After all, the time also seemed right for such an escalation. Women had just won the right to vote a decade earlier. They were now working outside the home and becoming increasingly integrated into the economic life of their country. They saw themselves as the first generation who could behave independently of a man. So all it took was the ability to link the “smoking = freedom” message with the women’s empowerment movement to double tobacco sales.
Bernays managed to do this with his “Lusky Strike”. Women began to smoke and to suffer from lung cancer as well.
Over the next two decades, Bernays revolutionised the marketing industry by chaining together strategies of all kinds. Paying celebrities to use your product was his idea. Writing fake articles that subtly promoted products was his. Organising public events to attract the attention of customers was also his idea. Almost every form of marketing or advertising that we are all subjected to today started with Bernays.
Now you’re probably going to say, “But where did Bernays get all his ideas from?
The source of Bernays’ ideas
A biographical sketch of Bernays reveals that he was the nephew of one of the most influential and controversial minds of the 20th century: Sigmund Freud.
Born on 8 May 1856, Freud was an Austrian neurologist. He is also the founder of psychoanalysis, a method used to treat mental disorders through dialogue . His theories were among the first to assert that most human decisions were primarily unconscious and irrational. His research established that human insecurities drove people to excess and made them easily manipulated. Through him, Bernays understood something that no one else in the business world had ever understood before: “If you can tap into people’s insecurities and stir up their deepest feelings of inadequacy, they will buy just about anything you put in front of them.”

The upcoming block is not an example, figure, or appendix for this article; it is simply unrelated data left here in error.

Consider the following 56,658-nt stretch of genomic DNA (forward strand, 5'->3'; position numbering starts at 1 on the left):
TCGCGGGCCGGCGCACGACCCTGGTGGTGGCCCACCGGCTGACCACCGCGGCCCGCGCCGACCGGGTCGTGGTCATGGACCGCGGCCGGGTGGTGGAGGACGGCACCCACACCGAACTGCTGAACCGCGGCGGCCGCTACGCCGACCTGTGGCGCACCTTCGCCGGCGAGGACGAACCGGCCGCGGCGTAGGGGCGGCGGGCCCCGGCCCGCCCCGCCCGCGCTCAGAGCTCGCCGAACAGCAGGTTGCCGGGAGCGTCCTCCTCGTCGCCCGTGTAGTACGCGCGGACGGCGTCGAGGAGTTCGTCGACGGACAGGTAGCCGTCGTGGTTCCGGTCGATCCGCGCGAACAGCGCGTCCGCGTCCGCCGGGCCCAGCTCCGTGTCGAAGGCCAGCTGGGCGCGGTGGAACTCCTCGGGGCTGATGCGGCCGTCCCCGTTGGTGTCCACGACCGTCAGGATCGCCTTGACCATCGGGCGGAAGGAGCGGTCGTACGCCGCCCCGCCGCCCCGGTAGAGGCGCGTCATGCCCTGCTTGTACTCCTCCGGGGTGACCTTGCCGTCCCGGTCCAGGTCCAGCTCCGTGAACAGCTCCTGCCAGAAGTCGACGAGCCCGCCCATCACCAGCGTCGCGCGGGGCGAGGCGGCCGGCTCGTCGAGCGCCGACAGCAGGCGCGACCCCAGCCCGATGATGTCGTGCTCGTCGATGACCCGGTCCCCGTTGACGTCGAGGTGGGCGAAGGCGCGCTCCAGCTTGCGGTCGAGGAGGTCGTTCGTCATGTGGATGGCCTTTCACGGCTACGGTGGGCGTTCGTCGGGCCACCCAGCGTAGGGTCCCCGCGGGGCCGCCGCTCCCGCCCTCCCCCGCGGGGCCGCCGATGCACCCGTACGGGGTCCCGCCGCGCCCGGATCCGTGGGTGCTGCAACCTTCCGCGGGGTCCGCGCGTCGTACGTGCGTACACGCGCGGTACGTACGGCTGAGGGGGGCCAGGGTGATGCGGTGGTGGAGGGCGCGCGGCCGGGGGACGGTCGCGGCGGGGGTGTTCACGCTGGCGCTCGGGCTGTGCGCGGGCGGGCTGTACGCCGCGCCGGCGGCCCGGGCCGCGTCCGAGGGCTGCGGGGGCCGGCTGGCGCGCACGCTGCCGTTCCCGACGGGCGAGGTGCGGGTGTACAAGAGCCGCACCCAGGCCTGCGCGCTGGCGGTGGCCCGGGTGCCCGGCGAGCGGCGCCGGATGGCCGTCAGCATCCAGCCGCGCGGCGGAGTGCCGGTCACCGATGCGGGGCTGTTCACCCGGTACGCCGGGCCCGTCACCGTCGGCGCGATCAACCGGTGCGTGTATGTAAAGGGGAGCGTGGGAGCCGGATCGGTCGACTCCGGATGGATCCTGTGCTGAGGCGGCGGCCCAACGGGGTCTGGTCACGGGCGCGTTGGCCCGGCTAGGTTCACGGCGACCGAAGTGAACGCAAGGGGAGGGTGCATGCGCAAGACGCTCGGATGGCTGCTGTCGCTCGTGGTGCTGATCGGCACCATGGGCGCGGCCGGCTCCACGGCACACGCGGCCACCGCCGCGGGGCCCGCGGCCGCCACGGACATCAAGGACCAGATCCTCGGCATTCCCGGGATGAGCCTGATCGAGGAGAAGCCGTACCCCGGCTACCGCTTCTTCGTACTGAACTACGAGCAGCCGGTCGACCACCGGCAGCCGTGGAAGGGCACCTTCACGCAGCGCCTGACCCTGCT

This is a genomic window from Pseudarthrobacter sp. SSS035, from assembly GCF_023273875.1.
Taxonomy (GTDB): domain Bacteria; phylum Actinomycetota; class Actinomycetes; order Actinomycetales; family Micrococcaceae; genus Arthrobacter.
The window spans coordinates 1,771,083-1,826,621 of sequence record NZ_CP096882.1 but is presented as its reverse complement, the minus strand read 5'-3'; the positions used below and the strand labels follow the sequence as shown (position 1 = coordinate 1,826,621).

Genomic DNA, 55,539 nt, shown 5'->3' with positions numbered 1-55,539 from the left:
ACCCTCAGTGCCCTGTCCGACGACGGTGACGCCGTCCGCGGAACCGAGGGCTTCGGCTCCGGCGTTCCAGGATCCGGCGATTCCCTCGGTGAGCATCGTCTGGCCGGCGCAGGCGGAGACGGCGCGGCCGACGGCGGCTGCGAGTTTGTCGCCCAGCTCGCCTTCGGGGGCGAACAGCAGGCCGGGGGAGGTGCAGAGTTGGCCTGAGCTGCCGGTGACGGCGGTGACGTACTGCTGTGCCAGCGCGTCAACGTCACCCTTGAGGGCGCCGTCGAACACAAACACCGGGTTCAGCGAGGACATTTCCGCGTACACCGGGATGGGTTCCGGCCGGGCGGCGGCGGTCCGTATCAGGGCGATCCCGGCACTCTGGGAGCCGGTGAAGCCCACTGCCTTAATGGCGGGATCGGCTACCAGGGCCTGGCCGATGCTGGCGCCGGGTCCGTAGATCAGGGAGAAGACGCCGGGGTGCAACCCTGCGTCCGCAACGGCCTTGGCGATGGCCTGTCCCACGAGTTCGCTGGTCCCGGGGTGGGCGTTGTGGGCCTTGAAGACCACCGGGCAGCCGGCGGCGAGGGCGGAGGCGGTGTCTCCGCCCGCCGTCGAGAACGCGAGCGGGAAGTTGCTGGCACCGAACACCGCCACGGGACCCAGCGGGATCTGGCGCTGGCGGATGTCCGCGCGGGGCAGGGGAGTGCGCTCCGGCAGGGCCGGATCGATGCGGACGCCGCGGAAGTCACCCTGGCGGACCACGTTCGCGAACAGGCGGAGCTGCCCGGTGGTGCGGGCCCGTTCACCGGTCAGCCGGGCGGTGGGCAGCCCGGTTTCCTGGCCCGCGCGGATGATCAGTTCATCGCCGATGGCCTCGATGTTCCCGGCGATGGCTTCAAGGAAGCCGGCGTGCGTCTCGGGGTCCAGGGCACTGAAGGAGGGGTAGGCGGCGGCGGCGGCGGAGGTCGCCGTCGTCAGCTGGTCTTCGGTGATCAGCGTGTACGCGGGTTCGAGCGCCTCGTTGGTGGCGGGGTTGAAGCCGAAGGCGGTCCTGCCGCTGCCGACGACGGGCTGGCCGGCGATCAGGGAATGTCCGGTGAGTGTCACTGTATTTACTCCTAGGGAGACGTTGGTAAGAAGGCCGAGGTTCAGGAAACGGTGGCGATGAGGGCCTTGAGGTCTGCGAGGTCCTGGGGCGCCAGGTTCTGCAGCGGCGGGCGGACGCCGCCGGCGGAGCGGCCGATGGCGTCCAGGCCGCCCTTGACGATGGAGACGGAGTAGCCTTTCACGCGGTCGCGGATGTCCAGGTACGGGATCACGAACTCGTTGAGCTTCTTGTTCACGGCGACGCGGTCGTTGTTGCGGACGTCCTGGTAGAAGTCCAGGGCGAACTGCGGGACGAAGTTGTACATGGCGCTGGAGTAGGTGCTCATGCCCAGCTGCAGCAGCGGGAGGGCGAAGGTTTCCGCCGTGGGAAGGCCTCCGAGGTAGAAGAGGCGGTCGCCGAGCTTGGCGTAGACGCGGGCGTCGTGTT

This business vision has become the model for all advertising today. Sports shoes are marketed by associating overcoming yourself, perseverance in effort and sports stars such as Michael Jordan, Tiger Woods, etc. Cars are marketed by their ability to make your life less cumbersome and to ensure your safety. Cars are marketed as making your life less cumbersome and safer. Clothes are now marketed on your ability to confidently express your uniqueness and distinctiveness.
It’s all part of marketing these days. When I wanted to launch a marketing campaign for the Gulpes app, I was told to find people’s ‘weaknesses’, subtly aggravate them and then go back to them and make them believe that my product is the perfect product that will solve the problem they are going through.
Of course I didn’t! It took me a while to realize that the message conveyed by marketing campaigns ends up reshaping society. Indeed, if marketing constantly tries to make humans believe that they have a major problem to solve, then they will end up living in a culture that insists on their weaknesses and vulnerabilities and wants to overcompensate for them in one way or another…
… until the day when the world, if only a handful of humans, decide otherwise.
And when that time comes, remember this content.
- Published by Statista Research Department, & 2015, March 18. (1970, March 19). World cigarette consumption 1880-2014. Statista. https://fr.statista.com/statistiques/571586/consommation-mondiale-de-cigarettes-1880/
- “Edward L. Bernays ” Encyclopedia of World Biography. . Retrieved April 15, 2021 from Encyclopedia.com: https://www.encyclopedia.com/history/encyclopedias-almanacs-transcripts-and-maps/edward-l-bernays
- William Kremer, “James Buchanan Duke: Father of the Modern Cigarette,” BBC World Service. November 13, 2012, http://www.bbc.com/news/magazine-20042217
- Bernays, Edward L. Bernays, Propaganda (Brooklyn, NY: Ig Publishing, 1928).
- Jay, M. Evan (2021, May 2). Sigmund Freud. Encyclopedia Britannica. https://www.britannica.com/biography/Sigmund-Freud